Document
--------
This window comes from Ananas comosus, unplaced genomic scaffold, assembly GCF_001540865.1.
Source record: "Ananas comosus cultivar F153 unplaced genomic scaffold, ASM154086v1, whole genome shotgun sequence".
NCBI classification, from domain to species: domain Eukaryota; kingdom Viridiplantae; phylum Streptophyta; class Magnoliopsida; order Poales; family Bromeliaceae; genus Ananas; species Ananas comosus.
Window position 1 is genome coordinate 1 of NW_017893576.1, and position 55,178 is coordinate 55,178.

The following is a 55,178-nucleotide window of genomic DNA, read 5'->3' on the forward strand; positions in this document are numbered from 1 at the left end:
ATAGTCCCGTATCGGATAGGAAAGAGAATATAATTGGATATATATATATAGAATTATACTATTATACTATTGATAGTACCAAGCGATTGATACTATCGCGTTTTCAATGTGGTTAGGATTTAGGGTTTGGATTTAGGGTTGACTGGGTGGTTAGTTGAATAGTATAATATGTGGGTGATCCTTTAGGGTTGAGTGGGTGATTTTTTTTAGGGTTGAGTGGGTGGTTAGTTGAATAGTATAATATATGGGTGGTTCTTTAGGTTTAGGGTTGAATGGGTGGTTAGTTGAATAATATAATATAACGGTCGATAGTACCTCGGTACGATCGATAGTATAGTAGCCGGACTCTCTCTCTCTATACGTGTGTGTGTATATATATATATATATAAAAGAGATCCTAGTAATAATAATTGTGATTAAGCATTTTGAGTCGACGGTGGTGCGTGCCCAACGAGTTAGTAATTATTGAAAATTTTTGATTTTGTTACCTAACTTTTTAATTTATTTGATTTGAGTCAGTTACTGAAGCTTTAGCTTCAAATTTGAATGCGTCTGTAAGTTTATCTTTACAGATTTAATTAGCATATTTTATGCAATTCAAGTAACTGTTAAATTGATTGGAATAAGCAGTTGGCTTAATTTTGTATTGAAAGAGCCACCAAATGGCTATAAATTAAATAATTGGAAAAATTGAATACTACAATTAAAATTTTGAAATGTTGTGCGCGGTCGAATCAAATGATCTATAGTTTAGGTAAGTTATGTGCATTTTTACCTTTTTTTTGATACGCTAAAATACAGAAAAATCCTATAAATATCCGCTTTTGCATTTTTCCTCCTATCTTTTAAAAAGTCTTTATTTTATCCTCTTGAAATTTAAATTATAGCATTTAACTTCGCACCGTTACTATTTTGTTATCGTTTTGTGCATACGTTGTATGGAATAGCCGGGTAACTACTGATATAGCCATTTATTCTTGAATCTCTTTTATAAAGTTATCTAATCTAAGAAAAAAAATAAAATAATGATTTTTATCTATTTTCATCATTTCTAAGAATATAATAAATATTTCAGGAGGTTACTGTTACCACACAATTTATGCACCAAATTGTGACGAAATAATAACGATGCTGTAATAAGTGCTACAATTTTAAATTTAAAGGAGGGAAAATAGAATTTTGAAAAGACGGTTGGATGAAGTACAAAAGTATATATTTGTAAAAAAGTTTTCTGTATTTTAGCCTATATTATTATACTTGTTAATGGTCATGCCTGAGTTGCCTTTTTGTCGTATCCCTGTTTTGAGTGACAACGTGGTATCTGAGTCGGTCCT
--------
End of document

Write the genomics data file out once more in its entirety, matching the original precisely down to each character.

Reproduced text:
This window comes from Ananas comosus, unplaced genomic scaffold, assembly GCF_001540865.1.
Source record: "Ananas comosus cultivar F153 unplaced genomic scaffold, ASM154086v1, whole genome shotgun sequence".
NCBI classification, from domain to species: domain Eukaryota; kingdom Viridiplantae; phylum Streptophyta; class Magnoliopsida; order Poales; family Bromeliaceae; genus Ananas; species Ananas comosus.
Window position 1 is genome coordinate 1 of NW_017893576.1, and position 55,178 is coordinate 55,178.

The following is a 55,178-nucleotide window of genomic DNA, read 5'->3' on the forward strand; positions in this document are numbered from 1 at the left end:
ATAGTCCCGTATCGGATAGGAAAGAGAATATAATTGGATATATATATATAGAATTATACTATTATACTATTGATAGTACCAAGCGATTGATACTATCGCGTTTTCAATGTGGTTAGGATTTAGGGTTTGGATTTAGGGTTGACTGGGTGGTTAGTTGAATAGTATAATATGTGGGTGATCCTTTAGGGTTGAGTGGGTGATTTTTTTTAGGGTTGAGTGGGTGGTTAGTTGAATAGTATAATATATGGGTGGTTCTTTAGGTTTAGGGTTGAATGGGTGGTTAGTTGAATAATATAATATAACGGTCGATAGTACCTCGGTACGATCGATAGTATAGTAGCCGGACTCTCTCTCTCTATACGTGTGTGTGTATATATATATATATATAAAAGAGATCCTAGTAATAATAATTGTGATTAAGCATTTTGAGTCGACGGTGGTGCGTGCCCAACGAGTTAGTAATTATTGAAAATTTTTGATTTTGTTACCTAACTTTTTAATTTATTTGATTTGAGTCAGTTACTGAAGCTTTAGCTTCAAATTTGAATGCGTCTGTAAGTTTATCTTTACAGATTTAATTAGCATATTTTATGCAATTCAAGTAACTGTTAAATTGATTGGAATAAGCAGTTGGCTTAATTTTGTATTGAAAGAGCCACCAAATGGCTATAAATTAAATAATTGGAAAAATTGAATACTACAATTAAAATTTTGAAATGTTGTGCGCGGTCGAATCAAATGATCTATAGTTTAGGTAAGTTATGTGCATTTTTACCTTTTTTTTGATACGCTAAAATACAGAAAAATCCTATAAATATCCGCTTTTGCATTTTTCCTCCTATCTTTTAAAAAGTCTTTATTTTATCCTCTTGAAATTTAAATTATAGCATTTAACTTCGCACCGTTACTATTTTGTTATCGTTTTGTGCATACGTTGTATGGAATAGCCGGGTAACTACTGATATAGCCATTTATTCTTGAATCTCTTTTATAAAGTTATCTAATCTAAGAAAAAAAATAAAATAATGATTTTTATCTATTTTCATCATTTCTAAGAATATAATAAATATTTCAGGAGGTTACTGTTACCACACAATTTATGCACCAAATTGTGACGAAATAATAACGATGCTGTAATAAGTGCTACAATTTTAAATTTAAAGGAGGGAAAATAGAATTTTGAAAAGACGGTTGGATGAAGTACAAAAGTATATATTTGTAAAAAAGTTTTCTGTATTTTAGCCTATATTATTATACTTGTTAATGGTCATGCCTGAGTTGCCTTTTTGTCGTATCCCTGTTTTGAGTGACAACGTGGTATCTGAGTCGGTCCT